Opinion Staff Writer
Net neutrality gets taken for granted, despite being a commodity central to communications in our generation.
However, the challenges against net neutrality come more and more frequently as time goes on — receiving hardly enough coverage. Most individuals have heard the phrase before but do not know what it means, or do not care enough to know. Others regard it as a millennial problem not worth fighting for.
According to the official White House website, net neutrality is the equal treatment of internet traffic by internet providers. What this means is internet providers allow access to all content rather than favoring certain websites or blocking others. The Open Internet Order, an order by the Federal Communications Committee, makes prohibiting the access of certain content over others by internet providers illegal.
AT&T’s recent purchase of Time Warner Cable is a good example of a potential threat to net neutrality. The merger comes with a conflict of interest for the company by not being in the company’s best interest to preserve net neutrality. Since they now own Time Warner Cable, it would make sense to prioritize access to content from HBO over content from other companies.
Back in February, Senators Ted Cruz and Marco Rubio along with several others proposed a legislation in order to overturn the Open Internet Order. The legislation would also prevent the FCC from making similar orders as well. According to Rubio on his official website, “Through burdensome regulations and tight control like the net neutrality rule, the government only hinders accessibility and the diversity of content.” However, the bill would have the opposite effect from what he claims.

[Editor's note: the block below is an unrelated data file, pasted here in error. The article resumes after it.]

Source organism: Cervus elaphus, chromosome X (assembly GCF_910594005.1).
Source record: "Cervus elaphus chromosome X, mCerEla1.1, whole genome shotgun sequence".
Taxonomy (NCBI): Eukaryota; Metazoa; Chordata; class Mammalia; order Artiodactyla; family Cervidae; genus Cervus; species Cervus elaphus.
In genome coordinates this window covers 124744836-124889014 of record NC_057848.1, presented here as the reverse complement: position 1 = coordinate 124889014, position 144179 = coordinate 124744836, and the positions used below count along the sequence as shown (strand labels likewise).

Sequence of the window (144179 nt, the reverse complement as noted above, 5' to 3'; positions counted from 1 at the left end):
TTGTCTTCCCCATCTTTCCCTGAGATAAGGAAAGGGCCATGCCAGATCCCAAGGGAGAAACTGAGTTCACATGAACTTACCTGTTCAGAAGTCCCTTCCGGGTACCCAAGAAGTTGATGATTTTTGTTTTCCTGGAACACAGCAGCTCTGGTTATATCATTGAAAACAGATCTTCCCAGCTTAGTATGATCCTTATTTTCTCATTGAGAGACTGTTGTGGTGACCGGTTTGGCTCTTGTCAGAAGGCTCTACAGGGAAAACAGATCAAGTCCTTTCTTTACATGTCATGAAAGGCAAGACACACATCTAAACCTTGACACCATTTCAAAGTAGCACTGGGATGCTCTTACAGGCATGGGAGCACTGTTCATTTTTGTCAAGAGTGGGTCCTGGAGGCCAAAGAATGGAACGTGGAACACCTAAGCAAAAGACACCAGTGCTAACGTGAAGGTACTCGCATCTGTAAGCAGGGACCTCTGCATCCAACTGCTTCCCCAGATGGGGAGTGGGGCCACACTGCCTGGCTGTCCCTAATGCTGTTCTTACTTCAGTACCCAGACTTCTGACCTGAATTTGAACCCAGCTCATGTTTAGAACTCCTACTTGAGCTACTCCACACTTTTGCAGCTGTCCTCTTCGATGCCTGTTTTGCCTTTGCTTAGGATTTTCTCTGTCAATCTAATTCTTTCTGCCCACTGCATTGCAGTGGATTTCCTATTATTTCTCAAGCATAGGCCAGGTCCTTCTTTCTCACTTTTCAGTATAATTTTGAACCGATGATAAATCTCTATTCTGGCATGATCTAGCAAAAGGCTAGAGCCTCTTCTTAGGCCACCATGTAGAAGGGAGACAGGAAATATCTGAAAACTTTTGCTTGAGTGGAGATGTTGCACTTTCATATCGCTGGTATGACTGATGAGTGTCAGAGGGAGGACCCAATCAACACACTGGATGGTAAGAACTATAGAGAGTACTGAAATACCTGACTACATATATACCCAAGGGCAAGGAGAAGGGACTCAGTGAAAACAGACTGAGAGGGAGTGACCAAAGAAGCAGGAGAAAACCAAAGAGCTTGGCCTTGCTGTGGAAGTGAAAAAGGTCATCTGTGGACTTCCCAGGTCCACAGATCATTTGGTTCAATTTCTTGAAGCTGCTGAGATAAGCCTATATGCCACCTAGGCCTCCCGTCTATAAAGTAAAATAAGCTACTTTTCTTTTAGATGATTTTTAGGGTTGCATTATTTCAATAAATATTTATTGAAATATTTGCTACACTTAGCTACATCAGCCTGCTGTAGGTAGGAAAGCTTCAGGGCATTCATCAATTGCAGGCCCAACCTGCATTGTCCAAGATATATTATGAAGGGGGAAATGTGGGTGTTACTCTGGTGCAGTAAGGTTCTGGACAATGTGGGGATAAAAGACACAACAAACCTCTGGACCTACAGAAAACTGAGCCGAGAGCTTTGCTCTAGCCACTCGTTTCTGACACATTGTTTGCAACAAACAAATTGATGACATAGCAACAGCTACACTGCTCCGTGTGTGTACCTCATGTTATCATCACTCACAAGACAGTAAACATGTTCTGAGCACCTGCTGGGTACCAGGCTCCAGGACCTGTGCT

Upholding net neutrality is important. The internet became one of the biggest and most necessary means of communication and information over the past several years. It provides quick and easy access to news and data faster than ever before. As of right now, the internet is the height of communications..
Infringing on net neutrality and filtering out certain websites in favor of others would be censorship. Something as valuable as the internet should never be censored, especially with all the information it contains. As long as someone pays for internet access, deciding which websites are more important than others is not for the service provider to decide.
As much as people like to gripe about how reliant we have become on the internet, that does not make it any less essential to us as a society. It makes sense for our means of communications to grow as our society grows. And as communication technology evolves, combating censorship remains integral to the free expression of ideas and information.